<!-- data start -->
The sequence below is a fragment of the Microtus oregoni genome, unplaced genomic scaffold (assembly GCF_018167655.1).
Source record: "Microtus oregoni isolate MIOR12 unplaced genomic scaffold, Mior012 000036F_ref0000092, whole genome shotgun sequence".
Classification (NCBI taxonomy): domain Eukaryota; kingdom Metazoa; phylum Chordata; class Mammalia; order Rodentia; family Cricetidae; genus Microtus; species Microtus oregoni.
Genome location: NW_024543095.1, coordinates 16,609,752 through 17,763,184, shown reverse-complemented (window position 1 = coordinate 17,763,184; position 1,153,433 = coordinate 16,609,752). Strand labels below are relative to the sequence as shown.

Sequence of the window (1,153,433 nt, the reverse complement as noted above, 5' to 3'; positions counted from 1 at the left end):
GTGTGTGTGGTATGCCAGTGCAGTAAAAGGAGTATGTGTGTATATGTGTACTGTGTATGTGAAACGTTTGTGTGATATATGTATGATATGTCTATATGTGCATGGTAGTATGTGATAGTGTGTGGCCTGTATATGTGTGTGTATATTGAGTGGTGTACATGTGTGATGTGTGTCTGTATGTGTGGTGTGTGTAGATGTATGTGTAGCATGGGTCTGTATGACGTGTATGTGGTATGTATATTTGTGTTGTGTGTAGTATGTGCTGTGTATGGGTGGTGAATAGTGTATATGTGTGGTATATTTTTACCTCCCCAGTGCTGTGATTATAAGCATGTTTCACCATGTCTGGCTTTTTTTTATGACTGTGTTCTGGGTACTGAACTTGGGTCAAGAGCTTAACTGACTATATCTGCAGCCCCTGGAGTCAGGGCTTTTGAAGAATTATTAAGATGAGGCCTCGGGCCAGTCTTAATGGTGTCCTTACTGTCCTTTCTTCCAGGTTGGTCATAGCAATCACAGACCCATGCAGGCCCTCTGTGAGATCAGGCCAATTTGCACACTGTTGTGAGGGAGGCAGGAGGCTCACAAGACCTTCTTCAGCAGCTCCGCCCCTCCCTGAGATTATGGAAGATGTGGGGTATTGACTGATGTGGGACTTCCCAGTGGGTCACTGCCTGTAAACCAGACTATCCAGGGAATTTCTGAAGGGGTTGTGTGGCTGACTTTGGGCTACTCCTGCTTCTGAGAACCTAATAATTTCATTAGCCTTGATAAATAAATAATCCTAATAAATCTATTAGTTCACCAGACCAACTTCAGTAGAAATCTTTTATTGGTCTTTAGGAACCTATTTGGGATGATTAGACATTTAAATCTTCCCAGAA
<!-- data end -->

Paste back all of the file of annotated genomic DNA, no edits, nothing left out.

The sequence below is a fragment of the Microtus oregoni genome, unplaced genomic scaffold (assembly GCF_018167655.1).
Source record: "Microtus oregoni isolate MIOR12 unplaced genomic scaffold, Mior012 000036F_ref0000092, whole genome shotgun sequence".
Classification (NCBI taxonomy): domain Eukaryota; kingdom Metazoa; phylum Chordata; class Mammalia; order Rodentia; family Cricetidae; genus Microtus; species Microtus oregoni.
Genome location: NW_024543095.1, coordinates 16,609,752 through 17,763,184, shown reverse-complemented (window position 1 = coordinate 17,763,184; position 1,153,433 = coordinate 16,609,752). Strand labels below are relative to the sequence as shown.

Sequence of the window (1,153,433 nt, the reverse complement as noted above, 5' to 3'; positions counted from 1 at the left end):
GTGTGTGTGGTATGCCAGTGCAGTAAAAGGAGTATGTGTGTATATGTGTACTGTGTATGTGAAACGTTTGTGTGATATATGTATGATATGTCTATATGTGCATGGTAGTATGTGATAGTGTGTGGCCTGTATATGTGTGTGTATATTGAGTGGTGTACATGTGTGATGTGTGTCTGTATGTGTGGTGTGTGTAGATGTATGTGTAGCATGGGTCTGTATGACGTGTATGTGGTATGTATATTTGTGTTGTGTGTAGTATGTGCTGTGTATGGGTGGTGAATAGTGTATATGTGTGGTATATTTTTACCTCCCCAGTGCTGTGATTATAAGCATGTTTCACCATGTCTGGCTTTTTTTTATGACTGTGTTCTGGGTACTGAACTTGGGTCAAGAGCTTAACTGACTATATCTGCAGCCCCTGGAGTCAGGGCTTTTGAAGAATTATTAAGATGAGGCCTCGGGCCAGTCTTAATGGTGTCCTTACTGTCCTTTCTTCCAGGTTGGTCATAGCAATCACAGACCCATGCAGGCCCTCTGTGAGATCAGGCCAATTTGCACACTGTTGTGAGGGAGGCAGGAGGCTCACAAGACCTTCTTCAGCAGCTCCGCCCCTCCCTGAGATTATGGAAGATGTGGGGTATTGACTGATGTGGGACTTCCCAGTGGGTCACTGCCTGTAAACCAGACTATCCAGGGAATTTCTGAAGGGGTTGTGTGGCTGACTTTGGGCTACTCCTGCTTCTGAGAACCTAATAATTTCATTAGCCTTGATAAATAAATAATCCTAATAAATCTATTAGTTCACCAGACCAACTTCAGTAGAAATCTTTTATTGGTCTTTAGGAACCTATTTGGGATGATTAGACATTTAAATCTTCCCAGAA